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He discounted a large number of results that were just 25mhz under max boost. That's less than .5% which could easily be a measuring error or max missed due to the rapid changes evading the polling. Personally my 3800x is boosting fine on all cores, the trick being keeping it nice and chilly. 360mm AIO and as many fans as I could cram in my 011 dynamic :p you know what never hit full boost ? My dud of a 5930k :p
 
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bit_user

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My question is will this lead to a lawsuit?
Some people might try that, but I think the most likely outcome is for AMD to issue a statement characterizing the workloads that are used for Max Boost testing.

if ppl expect these speeds and cant get them wouldnt this be false advertisement and not selling what buyer is promised?
Well, you should also ask why Intel isn't being sued for several generations of their CPUs not hitting tubo boost speeds on AVX2 workloads. Relatively few people actually know about the reduced clocks for AVX2, yet there seems to be acceptance of that policy.

That further underscores that this might really be a matter of customer education, on AMD's part.
 
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bit_user

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Herald
He discounted a large number of results that were just 25mhz under max boost. That's less than .5% which could easily be a measuring error or max missed due to the rapid changes evading the polling.
You should take a closer look at the distribution (hint: click on the graph). Even allowing for 25 or 50 MHz of error, the substantial majority of CPUs fall well below.

Don't give too much heed to the peak, either - that just represents the most popular result, but a lot of CPUs still fall below that point.
 
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Stupid survey. Doesn't account for any kind of cooling, or people just trolling the survey. Also doesn't account for the possiblity of bad boards/BIOS and how the newer boards might actually be shittier than old cheap boards:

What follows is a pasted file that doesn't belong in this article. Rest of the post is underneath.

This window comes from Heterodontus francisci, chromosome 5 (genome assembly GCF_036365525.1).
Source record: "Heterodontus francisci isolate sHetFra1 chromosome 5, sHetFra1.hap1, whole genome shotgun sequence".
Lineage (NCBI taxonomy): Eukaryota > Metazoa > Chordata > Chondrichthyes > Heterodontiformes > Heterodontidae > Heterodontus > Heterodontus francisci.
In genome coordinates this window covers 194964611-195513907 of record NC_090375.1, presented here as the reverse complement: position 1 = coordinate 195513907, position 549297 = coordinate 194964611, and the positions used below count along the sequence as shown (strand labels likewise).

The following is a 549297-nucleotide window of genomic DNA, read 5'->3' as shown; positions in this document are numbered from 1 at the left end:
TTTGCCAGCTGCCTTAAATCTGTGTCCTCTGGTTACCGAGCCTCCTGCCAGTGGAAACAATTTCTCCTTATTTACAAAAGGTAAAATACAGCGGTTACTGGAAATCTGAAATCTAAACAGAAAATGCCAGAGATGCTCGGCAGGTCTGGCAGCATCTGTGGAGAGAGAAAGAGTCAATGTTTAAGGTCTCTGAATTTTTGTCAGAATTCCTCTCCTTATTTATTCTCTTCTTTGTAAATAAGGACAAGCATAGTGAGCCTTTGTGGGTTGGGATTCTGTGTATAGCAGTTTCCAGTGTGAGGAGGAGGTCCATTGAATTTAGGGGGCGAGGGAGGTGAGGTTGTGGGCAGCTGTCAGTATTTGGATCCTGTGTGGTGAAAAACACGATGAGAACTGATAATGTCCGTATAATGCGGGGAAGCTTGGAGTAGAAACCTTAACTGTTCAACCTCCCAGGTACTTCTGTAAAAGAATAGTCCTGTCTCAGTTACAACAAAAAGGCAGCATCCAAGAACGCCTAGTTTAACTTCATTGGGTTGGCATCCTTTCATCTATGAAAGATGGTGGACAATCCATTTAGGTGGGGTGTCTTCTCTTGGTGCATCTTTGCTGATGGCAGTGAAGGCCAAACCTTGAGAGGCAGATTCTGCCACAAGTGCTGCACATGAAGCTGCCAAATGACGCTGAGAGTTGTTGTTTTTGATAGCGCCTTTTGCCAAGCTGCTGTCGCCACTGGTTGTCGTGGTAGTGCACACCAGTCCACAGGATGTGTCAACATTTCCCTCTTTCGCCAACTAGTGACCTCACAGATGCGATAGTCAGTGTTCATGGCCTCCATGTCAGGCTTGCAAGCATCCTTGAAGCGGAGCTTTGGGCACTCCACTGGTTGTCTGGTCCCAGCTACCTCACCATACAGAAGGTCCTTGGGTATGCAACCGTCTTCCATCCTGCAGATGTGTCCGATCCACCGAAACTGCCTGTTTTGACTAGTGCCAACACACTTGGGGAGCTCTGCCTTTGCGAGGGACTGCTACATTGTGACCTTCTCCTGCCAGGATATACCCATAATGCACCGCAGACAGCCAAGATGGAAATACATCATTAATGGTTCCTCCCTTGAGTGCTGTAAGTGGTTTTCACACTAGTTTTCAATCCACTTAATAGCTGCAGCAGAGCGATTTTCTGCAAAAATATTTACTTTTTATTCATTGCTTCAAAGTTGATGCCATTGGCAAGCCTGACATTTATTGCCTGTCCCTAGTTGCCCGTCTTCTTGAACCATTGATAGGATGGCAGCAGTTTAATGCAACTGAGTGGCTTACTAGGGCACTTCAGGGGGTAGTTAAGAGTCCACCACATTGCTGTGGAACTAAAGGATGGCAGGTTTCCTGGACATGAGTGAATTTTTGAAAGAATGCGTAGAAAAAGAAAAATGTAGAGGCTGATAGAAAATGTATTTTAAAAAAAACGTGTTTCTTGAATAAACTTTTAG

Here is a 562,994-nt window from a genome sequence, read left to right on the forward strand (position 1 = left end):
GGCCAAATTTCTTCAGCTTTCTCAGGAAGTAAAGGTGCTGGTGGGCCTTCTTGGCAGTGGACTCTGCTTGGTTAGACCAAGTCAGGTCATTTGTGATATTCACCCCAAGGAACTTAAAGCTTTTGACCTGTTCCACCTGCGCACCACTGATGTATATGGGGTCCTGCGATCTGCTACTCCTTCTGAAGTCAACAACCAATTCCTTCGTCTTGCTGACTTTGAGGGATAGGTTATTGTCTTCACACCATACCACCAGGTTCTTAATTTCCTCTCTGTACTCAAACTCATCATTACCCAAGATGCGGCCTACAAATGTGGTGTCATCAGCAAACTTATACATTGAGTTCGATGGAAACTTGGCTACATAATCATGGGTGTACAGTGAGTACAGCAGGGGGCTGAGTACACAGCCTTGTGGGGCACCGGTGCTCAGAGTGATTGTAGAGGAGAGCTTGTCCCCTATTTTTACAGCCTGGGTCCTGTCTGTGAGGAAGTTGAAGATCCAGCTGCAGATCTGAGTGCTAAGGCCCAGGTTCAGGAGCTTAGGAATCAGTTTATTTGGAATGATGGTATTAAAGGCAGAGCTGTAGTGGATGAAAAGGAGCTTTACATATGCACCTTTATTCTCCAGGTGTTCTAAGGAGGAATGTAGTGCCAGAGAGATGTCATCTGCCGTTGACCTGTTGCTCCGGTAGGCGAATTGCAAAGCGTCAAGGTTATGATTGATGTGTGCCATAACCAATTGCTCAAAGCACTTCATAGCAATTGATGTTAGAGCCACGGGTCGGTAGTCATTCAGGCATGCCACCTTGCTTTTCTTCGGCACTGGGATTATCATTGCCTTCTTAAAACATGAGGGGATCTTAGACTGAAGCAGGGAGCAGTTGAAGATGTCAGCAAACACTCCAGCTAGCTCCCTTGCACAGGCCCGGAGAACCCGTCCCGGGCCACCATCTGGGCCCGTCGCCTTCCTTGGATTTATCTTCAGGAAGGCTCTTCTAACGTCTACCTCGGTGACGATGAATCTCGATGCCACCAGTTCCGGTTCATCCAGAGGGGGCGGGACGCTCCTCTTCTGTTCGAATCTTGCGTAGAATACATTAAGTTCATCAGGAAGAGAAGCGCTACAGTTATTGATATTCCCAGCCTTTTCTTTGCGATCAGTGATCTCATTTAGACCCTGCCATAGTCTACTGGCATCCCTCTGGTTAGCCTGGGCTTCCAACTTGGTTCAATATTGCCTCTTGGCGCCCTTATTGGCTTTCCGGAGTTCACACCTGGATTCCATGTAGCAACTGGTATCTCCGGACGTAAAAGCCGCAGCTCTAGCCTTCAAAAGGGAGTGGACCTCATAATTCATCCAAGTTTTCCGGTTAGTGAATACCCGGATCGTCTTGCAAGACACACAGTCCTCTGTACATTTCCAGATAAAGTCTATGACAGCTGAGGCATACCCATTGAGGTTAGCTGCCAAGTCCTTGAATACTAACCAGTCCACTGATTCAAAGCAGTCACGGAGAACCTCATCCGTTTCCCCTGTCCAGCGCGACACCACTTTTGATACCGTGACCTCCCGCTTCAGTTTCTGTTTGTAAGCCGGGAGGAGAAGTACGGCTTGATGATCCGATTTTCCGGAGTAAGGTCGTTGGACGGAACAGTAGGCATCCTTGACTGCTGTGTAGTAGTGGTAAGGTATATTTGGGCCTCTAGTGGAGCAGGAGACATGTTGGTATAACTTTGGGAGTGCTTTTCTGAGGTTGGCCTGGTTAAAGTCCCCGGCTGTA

Was a dude on AMD-subreddit claiming he made 10+ fakes to make AMD look bad.
No, you just want it to be a stupid survey. Doesn't matter if you like this news.
 
Well, you should also ask why Intel isn't being sued for several generations of their CPUs not hitting tubo boost speeds on AVX2 workloads. Relatively few people actually know about the reduced clocks for AVX2, yet there seems to be acceptance of that policy.

That further underscores that this might really be a matter of customer education, on AMD's part.
Because for several generations now intel has stopped issuing turbo boost tables,for this exact reason.
Also anytime they show a number for turbo they also always state what they mean by that.

Max turbo frequency is the maximum single core frequency at which the processor is capable of operating using Intel® Turbo Boost Technology and, if present, Intel® Thermal Velocity Boost. Frequency is measured in gigahertz (GHz), or billion cycles per second.
 

AlistairAB

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May 21, 2014
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You should take a closer look at the distribution (hint: click on the graph). Even allowing for 25 or 50 MHz of error, the substantial majority of CPUs fall well below.

Don't give too much heed to the peak, either - that just represents the most popular result, but a lot of CPUs still fall below that point.
This is during a Cinebench run. The boost isn't for a Cinebench run, that is obviously not how it is defined.... :rolleyes:

As people have said, Intel's turbo boost doesn't apply for AVX, so you never see it with Intel either. And a ST run of Cinebench doesn't make your computer only use 1 thread, Windows needs threads too! Thus my 8086k NEVER runs at 5ghz. Marketing nonsense. It might run at 5ghz when doing nothing except clicking on something, just like with Ryzen. Intel lies for years no-one makes it an issue, Ryzen doesn't boost too, now it is an issue, the main reason being the boost speeds for Ryzen are higher than the all core overclock, while for Intel, the boost speeds are usually lower than you can hit with an all core overclock, making it so sometimes there is an advantage to relying on boost instead of setting your own overclock, for Ryzen.
 

AlistairAB